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The elbow bump has been widely used across the world
The elbow bump has been widely used across the world

Humans have been greeting each others with handshakes for thousands of years. Are we witnessing the end to pressing the flesh, and giving some skin? "I don't think we should shake hands ever again," declared Dr Anthony Fauci, one of the key members of the US coronavirus task force, in a Wall Street Journal podcast.

So is we must shelve the shake, what should we do when we greet a friend, a colleague or family member? From reviving old traditions to inventing new ways of greetings, alternatives to handshakes are showing up around the world:

  • In New Zealand, Prime Minister Jacinda Ardern has encouraged citizens not to use handshakes, hugs or hongi (a traditional noses-pressed Maori greeting) but to perform instead the "east coast wave", even demonstrating it during a press conference, reports The New Zealand Herald. Also known as the "Kahungunu wave" as it is common in Ngāti Kahungunu Maori iwi (tribe), it consists of raising the eyebrows while looking at someone in the eyes, with a subtle upward movement of the head.

  • In China, a traditional gesture called "zuoyi", bowing with hands folded in front, has made a public comeback in the eastern city of Quzhou. Officials were asked to use this gesture during local plenary sessions, as well as students in 117 schools,The Global Timesreports. This formal custom dates back from China's imperial era thousands of years ago. The country also popularized the "Wuhan shake," or how to say hello with your feet, after an online video went viral.

  • In many countries, a handshake is also a means to seal a business deal. That is how traders traditionally operate in Garissa County, Kenya, when they sell animals in livestock markets. But Kenyan health officials are now giving them a safer option that doesn't require physical contact: a "stick-shake". The Ministry of Health has published a picture of a health worker demonstrating how to use sticks as a substitute for the traditional handshake at a goat market.

No handshake, use shaka instead — Photo: Brian Schatz

  • The elbow bump has been widely used across the world and seems to be favored especially by politicians (who are famous hand shakers...or "flesh pressers' as we say in English) , from state officials in Indonesia to European health ministers. Former US presidential candidate Hillary Clinton even dubbed it the "corona shake".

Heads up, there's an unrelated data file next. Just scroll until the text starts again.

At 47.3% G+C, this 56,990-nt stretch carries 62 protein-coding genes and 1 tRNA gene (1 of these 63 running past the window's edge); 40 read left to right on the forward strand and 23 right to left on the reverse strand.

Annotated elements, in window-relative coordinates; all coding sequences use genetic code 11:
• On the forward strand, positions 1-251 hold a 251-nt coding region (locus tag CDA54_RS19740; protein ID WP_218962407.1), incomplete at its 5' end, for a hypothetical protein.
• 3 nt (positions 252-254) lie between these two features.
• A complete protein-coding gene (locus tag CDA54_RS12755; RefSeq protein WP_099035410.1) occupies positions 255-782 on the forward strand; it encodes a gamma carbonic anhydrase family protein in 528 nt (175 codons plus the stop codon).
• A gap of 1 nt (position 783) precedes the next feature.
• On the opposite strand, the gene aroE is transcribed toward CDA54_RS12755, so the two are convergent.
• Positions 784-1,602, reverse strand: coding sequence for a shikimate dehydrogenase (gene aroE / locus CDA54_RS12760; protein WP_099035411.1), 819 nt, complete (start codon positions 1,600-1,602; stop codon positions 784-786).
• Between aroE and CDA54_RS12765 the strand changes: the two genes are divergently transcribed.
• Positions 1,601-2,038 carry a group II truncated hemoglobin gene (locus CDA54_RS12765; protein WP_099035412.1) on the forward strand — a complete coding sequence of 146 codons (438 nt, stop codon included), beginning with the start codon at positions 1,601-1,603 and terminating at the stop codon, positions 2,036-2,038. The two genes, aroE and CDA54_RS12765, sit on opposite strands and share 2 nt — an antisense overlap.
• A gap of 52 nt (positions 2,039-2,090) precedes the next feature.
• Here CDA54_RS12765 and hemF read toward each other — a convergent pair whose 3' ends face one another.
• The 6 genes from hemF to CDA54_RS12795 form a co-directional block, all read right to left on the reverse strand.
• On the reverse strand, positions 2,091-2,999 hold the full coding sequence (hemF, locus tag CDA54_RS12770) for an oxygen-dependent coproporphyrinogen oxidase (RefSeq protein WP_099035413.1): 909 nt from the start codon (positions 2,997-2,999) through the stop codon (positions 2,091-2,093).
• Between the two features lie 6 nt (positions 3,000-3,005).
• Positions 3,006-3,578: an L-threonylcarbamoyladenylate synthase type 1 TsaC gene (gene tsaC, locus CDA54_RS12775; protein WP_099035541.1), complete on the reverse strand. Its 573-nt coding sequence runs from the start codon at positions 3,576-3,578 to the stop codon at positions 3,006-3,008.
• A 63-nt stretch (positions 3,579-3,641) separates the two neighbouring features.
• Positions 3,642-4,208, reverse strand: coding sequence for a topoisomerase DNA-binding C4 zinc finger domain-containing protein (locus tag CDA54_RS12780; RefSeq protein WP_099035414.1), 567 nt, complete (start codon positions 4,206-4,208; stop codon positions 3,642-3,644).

• Hawaiians are used to hugs, kisses or "honi", with foreheads touching. But officials like Hawaii US Senator Brian Schatz have been urging citizens to use the "shaka" to help prevent the virus from spreading, reports local news channel KITV. The gesture, which consists in curling the three middle fingers and extending the thumb and pinky finger, is a symbol of friendship and compassion in the Hawaiian culture and was widely popularized by surfers.

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Society

Jehovah's Witnesses Translate The Bible In Indigenous Language — Is This Colonialism?

The Jehovah's Witnesses in Chile have launched a Bible version translated into the native Mapudungun language, evidently indifferent to the concerns of a nation striving to save its identity from the Western cultural juggernaut.

A Mapuche family awaits for Chilean President Gabriel Boric to arrive at the traditional Te Deum in the Cathedral of Santiago, on Chile's Independence Day.

Claudia Andrade

NEUQUÉN — The Bible can now be read in Mapuzugun, the language of the Mapuche, an ancestral nation living across Chile and Argentina. It took the Chilean branch of the Jehovah's Witnesses, a latter-day Protestant church often associated with door-to-door proselytizing and cold calling, three years to translate it into "21st-century Mapuzugun".

The church's Mapuche members in Chile welcomed the book when it was launched in Santiago last June, but some of their brethren see it rather as a cultural imposition. The Mapuche were historically a fighting nation, and fiercely resisted both the Spanish conquerors and subsequent waves of European settlers. They are still fighting for land rights in Chile.

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